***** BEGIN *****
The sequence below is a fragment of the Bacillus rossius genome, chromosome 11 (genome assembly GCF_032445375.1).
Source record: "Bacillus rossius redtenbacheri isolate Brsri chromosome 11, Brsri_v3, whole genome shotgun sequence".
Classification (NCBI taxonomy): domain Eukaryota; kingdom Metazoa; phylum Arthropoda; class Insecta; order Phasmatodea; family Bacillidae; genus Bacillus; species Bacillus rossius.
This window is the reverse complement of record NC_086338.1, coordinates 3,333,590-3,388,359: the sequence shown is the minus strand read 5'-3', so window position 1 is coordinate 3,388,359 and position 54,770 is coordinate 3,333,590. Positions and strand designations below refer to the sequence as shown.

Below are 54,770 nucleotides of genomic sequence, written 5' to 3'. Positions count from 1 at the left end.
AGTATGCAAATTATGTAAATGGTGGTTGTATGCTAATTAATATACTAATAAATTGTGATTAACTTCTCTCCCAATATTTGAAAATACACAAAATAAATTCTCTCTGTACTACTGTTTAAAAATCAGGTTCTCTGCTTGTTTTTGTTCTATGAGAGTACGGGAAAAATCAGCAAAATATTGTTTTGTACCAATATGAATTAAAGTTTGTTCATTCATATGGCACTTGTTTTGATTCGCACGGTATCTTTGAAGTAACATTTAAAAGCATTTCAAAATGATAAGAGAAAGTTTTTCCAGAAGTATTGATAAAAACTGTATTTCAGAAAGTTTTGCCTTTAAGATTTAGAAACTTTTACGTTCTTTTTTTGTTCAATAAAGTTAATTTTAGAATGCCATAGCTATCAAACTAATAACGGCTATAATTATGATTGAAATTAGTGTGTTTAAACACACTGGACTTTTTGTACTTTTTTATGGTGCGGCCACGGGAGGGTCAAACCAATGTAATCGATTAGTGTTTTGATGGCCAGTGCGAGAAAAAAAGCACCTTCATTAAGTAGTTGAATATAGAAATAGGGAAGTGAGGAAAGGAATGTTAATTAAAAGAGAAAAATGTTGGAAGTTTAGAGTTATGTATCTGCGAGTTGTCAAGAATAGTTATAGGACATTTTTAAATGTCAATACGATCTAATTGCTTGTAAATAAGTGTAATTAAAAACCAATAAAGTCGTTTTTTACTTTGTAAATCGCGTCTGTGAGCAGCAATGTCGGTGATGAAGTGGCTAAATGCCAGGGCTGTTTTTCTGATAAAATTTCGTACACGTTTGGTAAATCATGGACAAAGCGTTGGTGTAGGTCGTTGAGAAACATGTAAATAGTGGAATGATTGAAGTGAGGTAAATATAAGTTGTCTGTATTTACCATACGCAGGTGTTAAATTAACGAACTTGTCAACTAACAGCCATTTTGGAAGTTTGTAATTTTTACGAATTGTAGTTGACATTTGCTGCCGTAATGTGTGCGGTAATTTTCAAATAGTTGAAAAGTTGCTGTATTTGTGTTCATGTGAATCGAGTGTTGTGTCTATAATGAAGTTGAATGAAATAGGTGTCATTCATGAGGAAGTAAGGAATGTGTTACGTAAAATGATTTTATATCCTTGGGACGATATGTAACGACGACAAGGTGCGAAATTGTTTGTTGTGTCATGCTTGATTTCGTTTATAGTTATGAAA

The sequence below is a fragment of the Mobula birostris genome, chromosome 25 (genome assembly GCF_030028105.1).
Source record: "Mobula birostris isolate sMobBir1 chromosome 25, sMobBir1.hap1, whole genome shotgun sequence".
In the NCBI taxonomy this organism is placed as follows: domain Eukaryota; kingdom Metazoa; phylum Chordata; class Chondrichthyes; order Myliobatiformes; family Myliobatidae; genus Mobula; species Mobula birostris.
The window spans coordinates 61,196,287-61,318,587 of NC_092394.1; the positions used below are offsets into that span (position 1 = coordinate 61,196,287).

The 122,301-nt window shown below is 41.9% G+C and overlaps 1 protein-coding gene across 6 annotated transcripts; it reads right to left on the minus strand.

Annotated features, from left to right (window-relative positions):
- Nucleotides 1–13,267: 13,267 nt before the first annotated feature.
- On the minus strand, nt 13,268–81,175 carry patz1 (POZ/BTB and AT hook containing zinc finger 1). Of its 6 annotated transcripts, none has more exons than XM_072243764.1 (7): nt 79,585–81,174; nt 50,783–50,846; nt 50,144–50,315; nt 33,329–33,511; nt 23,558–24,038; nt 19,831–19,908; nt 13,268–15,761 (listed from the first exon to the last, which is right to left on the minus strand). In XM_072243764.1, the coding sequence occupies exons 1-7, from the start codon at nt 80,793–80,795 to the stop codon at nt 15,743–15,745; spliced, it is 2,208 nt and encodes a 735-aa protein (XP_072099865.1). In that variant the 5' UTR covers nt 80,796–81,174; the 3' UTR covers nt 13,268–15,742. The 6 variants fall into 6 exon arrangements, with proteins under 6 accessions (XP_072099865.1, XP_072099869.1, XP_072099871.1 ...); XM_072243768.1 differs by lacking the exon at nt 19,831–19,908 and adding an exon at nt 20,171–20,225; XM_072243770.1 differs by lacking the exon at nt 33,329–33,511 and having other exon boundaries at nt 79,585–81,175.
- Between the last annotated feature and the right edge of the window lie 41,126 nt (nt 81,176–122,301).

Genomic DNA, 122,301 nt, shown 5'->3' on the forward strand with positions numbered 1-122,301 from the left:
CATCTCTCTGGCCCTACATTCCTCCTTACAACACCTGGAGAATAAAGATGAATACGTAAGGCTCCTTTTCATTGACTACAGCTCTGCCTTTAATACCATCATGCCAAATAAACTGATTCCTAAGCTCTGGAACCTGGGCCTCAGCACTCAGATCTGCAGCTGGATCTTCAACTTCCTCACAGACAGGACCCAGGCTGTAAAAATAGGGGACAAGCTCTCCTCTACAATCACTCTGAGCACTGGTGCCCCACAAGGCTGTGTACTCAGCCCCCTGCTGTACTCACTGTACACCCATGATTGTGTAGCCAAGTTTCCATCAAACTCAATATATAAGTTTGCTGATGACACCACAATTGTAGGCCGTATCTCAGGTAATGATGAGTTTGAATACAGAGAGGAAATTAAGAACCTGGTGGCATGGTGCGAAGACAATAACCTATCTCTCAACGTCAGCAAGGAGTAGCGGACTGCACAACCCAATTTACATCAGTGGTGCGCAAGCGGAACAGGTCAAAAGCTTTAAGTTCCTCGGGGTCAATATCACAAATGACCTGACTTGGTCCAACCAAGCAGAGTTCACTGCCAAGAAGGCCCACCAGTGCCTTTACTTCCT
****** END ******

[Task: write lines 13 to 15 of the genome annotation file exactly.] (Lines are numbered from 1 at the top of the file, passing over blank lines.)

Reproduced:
- Nucleotides 1–13,267: 13,267 nt before the first annotated feature.
- On the minus strand, nt 13,268–81,175 carry patz1 (POZ/BTB and AT hook containing zinc finger 1). Of its 6 annotated transcripts, none has more exons than XM_072243764.1 (7): nt 79,585–81,174; nt 50,783–50,846; nt 50,144–50,315; nt 33,329–33,511; nt 23,558–24,038; nt 19,831–19,908; nt 13,268–15,761 (listed from the first exon to the last, which is right to left on the minus strand). In XM_072243764.1, the coding sequence occupies exons 1-7, from the start codon at nt 80,793–80,795 to the stop codon at nt 15,743–15,745; spliced, it is 2,208 nt and encodes a 735-aa protein (XP_072099865.1). In that variant the 5' UTR covers nt 80,796–81,174; the 3' UTR covers nt 13,268–15,742. The 6 variants fall into 6 exon arrangements, with proteins under 6 accessions (XP_072099865.1, XP_072099869.1, XP_072099871.1 ...); XM_072243768.1 differs by lacking the exon at nt 19,831–19,908 and adding an exon at nt 20,171–20,225; XM_072243770.1 differs by lacking the exon at nt 33,329–33,511 and having other exon boundaries at nt 79,585–81,175.
- Between the last annotated feature and the right edge of the window lie 41,126 nt (nt 81,176–122,301).